Phyllis had more energy than most people half her age. She loved entertaining, working in the real estate field, meeting new and interesting people everyday no matter where she went, and thrived on making new lifelong friends. Phyllis eventually moved to the Sea Colony in Santa Monica where she lived for many years before moving to Palm Desert, then Winnipeg.
After battling breast cancer four times in approximately 20 years, she developed metastatic Stage 4 lung cancer. Her long-time domestic partner of 27 years, Joseph Wilder, K.C., was the love of her life. They were never far apart. They traveled the world and went on many adventures during their relationship. During her treatment, Phyllis would say how much she missed work and seeing her clients. Joey demonstrated amazing strength, love, care, and compassion for Phyllis as her condition progressed. He was her rock and was by her side 24/7, making sure she had the best possible care. Joey’s son David was always there to support Phyllis and to make her smile. Joey’s other children, Sheri, Kenny, Joshua and wife Davina, were also a part of her life. His kids would Facetime Phyllis and include her during any of their important functions. Phyllis loved Joey’s children as if they were her own.
Thank you to all of her friends and family who were there to support her during these difficult times. Phyllis is now, finally, pain free and in a better place. She was loved dearly and will be greatly missed. Interment took place in Los Angeles.
Gwen Centre Creative Living Centre celebrates 35th anniversary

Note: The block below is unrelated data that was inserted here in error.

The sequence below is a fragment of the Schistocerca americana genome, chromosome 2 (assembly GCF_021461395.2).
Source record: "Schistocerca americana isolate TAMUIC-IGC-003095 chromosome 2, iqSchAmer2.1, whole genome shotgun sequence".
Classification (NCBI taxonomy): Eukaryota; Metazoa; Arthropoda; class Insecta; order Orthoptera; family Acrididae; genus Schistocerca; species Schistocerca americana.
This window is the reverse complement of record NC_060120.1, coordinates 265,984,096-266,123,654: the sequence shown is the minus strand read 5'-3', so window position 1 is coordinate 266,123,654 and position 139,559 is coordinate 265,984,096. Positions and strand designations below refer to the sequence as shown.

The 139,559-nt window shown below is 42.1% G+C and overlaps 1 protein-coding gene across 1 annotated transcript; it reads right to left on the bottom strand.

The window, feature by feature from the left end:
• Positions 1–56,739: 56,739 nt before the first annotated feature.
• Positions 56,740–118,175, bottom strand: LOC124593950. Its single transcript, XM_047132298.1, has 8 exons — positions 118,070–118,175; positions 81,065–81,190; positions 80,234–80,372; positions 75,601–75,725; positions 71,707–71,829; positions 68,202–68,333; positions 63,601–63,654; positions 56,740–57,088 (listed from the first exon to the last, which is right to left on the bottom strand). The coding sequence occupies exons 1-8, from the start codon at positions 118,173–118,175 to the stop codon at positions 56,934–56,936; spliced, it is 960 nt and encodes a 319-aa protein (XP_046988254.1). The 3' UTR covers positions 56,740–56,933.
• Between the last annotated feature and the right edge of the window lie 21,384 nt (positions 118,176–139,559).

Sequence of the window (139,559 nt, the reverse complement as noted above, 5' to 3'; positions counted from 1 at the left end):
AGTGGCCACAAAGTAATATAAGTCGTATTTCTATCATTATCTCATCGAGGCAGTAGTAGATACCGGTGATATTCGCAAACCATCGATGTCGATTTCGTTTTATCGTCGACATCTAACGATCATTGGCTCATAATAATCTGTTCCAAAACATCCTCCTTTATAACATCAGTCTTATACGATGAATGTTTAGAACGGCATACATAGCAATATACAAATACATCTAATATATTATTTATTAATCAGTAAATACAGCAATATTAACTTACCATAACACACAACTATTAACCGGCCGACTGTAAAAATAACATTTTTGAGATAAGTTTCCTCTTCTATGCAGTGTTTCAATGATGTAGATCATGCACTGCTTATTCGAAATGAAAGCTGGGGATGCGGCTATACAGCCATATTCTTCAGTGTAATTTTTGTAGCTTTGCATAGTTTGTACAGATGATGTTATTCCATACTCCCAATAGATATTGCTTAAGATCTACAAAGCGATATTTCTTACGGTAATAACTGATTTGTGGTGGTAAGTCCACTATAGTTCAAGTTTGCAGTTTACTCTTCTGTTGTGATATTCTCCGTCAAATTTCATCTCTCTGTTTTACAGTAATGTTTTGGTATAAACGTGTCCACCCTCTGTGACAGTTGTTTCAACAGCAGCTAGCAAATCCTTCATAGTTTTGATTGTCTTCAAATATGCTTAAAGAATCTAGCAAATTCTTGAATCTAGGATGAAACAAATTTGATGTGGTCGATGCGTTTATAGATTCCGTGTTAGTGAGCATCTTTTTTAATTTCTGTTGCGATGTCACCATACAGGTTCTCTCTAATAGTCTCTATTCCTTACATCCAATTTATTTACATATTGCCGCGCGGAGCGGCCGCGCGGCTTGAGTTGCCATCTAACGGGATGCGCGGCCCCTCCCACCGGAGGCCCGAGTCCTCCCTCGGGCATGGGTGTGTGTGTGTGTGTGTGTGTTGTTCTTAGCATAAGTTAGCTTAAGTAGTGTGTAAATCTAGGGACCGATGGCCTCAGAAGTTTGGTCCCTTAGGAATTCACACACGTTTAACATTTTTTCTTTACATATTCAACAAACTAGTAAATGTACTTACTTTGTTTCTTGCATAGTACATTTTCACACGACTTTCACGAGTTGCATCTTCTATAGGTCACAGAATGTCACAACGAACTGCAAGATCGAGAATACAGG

By BERNIE BELLAN Over 100 individuals gathered at the Gwen Secter Centre on Tuesday evening, July 18 – under the big top that serves as the venue for the summer series of outdoor concerts that is now in its third year at the centre.
The occasion was the celebration of the Gwen Secter Centre’s 35th anniversary. It was also an opportunity to honour the memory of Sophie Shinewald, who passed away at the age of 106 in 2019, but who, as recently as 2018, was still a regular attendee at the Gwen Secter Centre.
As Gwen Secter Executive Director Becky Chisick noted in her remarks to the audience, Sophie had been volunteering at the Gwen Secter Centre for years – answering the phone among other duties. Becky remarked that Sophie’s son, Ed Shinewald, had the phone number for the Gwen Secter Centre stored in his phone as “Mum’s work.”
Remarks were also delivered by Raquel Dancho, Member of Parliament for Kildonan-St. Paul, who was the only representative of any level of government in attendance. (How times have changed: I remember well the steadfast support the former Member of the Legislature for St. John’s, Gord Mackintosh, showed the Gwen Secter Centre when it was perilously close to being closed down. And, of course, for years, the area in which the Gwen Secter Centre is situated was represented by the late Saul Cherniack.)